Technically, we never actually meet the biggest and oldest of the Targaryen dragons during the time of House of the Dragon. But we do see his skull, nestled in the crypt where Viserys informs his daughter and heir, Rhaenyra, of the secret known as A Song of Ice & Fire. The dragon skull looms over them, dark and enormous, fitting given that Balerion the Black Dread was described as “huge and ancient and sleepy” in Fire and Blood.
Once the mount of Aegon the Conqueror, Balerion was integral to Aegon’s Conquest of the Seven Kingdoms. Black and mighty, with a wingspan that could engulf entire cities in shadow beneath him, Balerion was one of the last dragons born in Valyria and a survivor of the Doom, an unspecified catastrophe—possibly a natural disaster—that destroyed the Valyrian Freehold. Many years later, he became the mount of Viserys I, but by this point he was old and weakened. After Balerion’s death of old age in 94 AC, Viserys never again rode another dragon.
The stunning “pale grey beast that had been the pride and passion of Ser Laenor Velaryon,” or so he is described in Fire & Blood, makes such a sudden appearance in episode 3 of House of the Dragon that it’s easy to confuse him with another of his counterparts. He bursts into the War for the Stepstones with Ser Laenor on his back; though Laenor is not a Targaryen in name, his mother is Rhaenys Targaryen, and so he has dragon-riding blood. We only get a few minutes of Seasmoke visuals during episode 3, but given that episode 4 reveals a budding betrothal between Rhaneyra and Laenor, we can expect to see Syrax and Seasmoke in the sky together soon.
This next dragon is one we’ve yet to see up close. But her existence in House of the Dragon was confirmed during episode 2, when Daemon admits to stealing one of her eggs for his unborn (and, we later learn, completely fabricated) child. So if one of Dreamfyre’s eggs exists, that must mean Dreamfyre herself exists, likely in the Dragonpit with Syrax, Caraxes, and the others.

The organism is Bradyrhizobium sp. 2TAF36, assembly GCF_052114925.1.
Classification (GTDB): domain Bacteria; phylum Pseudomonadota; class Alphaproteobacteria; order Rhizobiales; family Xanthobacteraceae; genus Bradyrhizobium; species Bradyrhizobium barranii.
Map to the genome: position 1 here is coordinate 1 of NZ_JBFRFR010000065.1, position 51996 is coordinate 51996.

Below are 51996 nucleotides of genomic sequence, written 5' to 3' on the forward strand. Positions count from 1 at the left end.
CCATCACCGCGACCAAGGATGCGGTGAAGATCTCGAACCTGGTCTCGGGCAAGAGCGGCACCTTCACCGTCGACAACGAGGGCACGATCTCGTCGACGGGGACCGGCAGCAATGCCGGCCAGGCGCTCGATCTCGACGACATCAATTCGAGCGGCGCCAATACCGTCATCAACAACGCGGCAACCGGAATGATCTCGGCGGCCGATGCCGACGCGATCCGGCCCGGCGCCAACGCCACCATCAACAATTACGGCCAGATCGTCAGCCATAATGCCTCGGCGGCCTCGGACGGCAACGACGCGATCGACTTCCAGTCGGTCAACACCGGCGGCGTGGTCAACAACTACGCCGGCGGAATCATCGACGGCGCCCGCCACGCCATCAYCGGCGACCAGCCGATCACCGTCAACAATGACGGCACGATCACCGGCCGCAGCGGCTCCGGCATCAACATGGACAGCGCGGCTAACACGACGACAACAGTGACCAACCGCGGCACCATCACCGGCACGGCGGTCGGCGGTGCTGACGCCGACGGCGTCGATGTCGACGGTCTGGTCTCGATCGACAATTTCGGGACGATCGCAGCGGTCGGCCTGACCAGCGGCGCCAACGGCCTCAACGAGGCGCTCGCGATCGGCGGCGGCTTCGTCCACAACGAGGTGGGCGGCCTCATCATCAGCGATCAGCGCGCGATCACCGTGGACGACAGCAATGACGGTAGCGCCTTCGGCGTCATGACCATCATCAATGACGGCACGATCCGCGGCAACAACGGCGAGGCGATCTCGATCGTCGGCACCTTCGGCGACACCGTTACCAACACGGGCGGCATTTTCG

Once the mount of Princess Rhaena Targaryen—not to be confused with Rhaenys or Rhaenyra!—Dreamfyre is of silver and blue coloring, and lays several eggs over the course of her life. (Some even theorize that Daenerys’ dragons could be Dreamfyre’s long-lost offspring.)
Another off-screen but confirmed presence in House of the Dragon is that of Vhagar, the sister of Balerion the Black Dread and the only still-living dragon to have arrived in Westeros with Aegon the Conqueror. By the end of Fire & Blood, this dragon “had grown nigh as large as the Black Dread of old. Her fires burned hot enough to melt stone.”
Vhagar is discussed briefly by Viserys and Laena Velaryon (Nova Fouellis-Mosé) in episode 2, during the two’s awkward walkabout in the gardens. Laena reveals that Vhagar is still alive, somewhere, though the dragon’s apparently too big for the Dragonpit, to which Viserys responds, “Some would say too large for our world.”
“Do you know where she nests? Do you know where Vhagar is now?” Laena asks.
“The Dragonkeepers believe she made home somewhere on the coast of the Narrow Sea,” Viserys tells her. Laena says she’s heard the workers at Spicetown speak of hearing Vhagar’s song, and that “they say it is a sad thing.”
“I imagine even dragons get lonely,” Viserys admits.
Given that Daemon was named King of the Narrow Sea after the War on the Stepstones, we can expect Vhagar won’t stay in mournful hiding for much longer.
This post will be updated.